Hey, how about Web 2.0? How about it - APIs, mashups, user content, hyperlinks, Mentos. Oooooh! Co-o-o-ool. We can just simulate a pipe. Google did it, right? $10 billion in ads. Yeah maybe. But without a pipe, is their platform precarioius?
No pipes, no moguls, no media?
It's a cliffhanger - who shot JR? In the next piece, I'll take a look at the model the technology business has evolved into and what that might mean for Media 2.Uh-Oh.
Part 2: Layer Cake
I had a college roommate, Franz, who after taking business classes would come back to our house, pound a few beers, proclaim, “Dude, when in doubt, get horizontal” and then proceed to pass out in front of the TV. (I still can't believe Forbes let me write this back in 1998!)
This may provide a clue as to what will happen with the (mostly) vertically integrated media mess.
The computer industry used to be a vertical behemoth. IBM (or DEC in minicomputers) did everything from system architecture to designing chips, manufacturing them, assembling boards, slapping them in boxes, writing software and applications and then the mainframe was sold through their very own sales and service organization. Soup to nuts (or chip to ship) – IBM controlled the whole thing. And why not? Why give up profits to someone on the outside when you could capture it for the centrally controlled enterprise?
It was the model of efficiency, – five year plans and all (just like that other model of efficiency in the 1970’s, the Soviets). Once customers were set up with IBM mainframes, the switching cost was high, so companies would pay what ever IBM asked, so eventually, IBM lost touch with price. They even unwittingly unleashed the horizontal model that would destroy them, going outside for parts for the IBM Personal Computer (a toy that internal projections had at selling 250,000 units over five years - ooops). Intel processor, Microsoft operating system, Western Digital disk controller.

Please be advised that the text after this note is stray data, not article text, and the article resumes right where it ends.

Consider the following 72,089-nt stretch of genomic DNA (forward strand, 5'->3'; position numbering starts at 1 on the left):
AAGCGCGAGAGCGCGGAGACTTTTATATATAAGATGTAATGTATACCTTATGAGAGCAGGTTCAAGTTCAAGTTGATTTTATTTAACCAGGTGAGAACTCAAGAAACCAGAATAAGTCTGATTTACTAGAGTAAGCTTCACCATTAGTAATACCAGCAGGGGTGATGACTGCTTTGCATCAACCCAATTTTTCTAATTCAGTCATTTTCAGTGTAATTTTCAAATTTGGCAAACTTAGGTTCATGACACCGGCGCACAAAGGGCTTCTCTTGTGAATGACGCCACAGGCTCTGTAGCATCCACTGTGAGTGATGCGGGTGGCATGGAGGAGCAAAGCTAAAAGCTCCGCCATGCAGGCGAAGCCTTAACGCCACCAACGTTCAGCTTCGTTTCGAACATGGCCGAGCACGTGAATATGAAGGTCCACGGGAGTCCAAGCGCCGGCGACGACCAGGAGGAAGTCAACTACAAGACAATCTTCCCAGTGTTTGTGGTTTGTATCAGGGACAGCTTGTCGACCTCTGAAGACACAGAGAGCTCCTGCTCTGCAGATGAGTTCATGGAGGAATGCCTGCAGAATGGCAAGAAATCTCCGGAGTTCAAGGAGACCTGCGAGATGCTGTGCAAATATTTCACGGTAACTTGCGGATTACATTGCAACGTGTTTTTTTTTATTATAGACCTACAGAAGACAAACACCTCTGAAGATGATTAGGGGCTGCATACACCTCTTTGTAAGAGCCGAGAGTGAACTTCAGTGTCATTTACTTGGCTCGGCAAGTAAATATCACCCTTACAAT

Same with the old AT&T. They manufactured phones, leased them to customers, ran long distance lines, built switches and ran the wires to our home. Again, soup to nuts, why give up profits to someone else when you can capture it all for yourself. AT&T did IBM one better - they claimed a natural monopoly, why have more than one set of wires running to your home - and were regulated by the Federal Communications Commission, who approved rates as a reasonable return on investment.
And of course, it failed. IBM and AT&T may
the profits from mainframes and telephone calls, but there was a much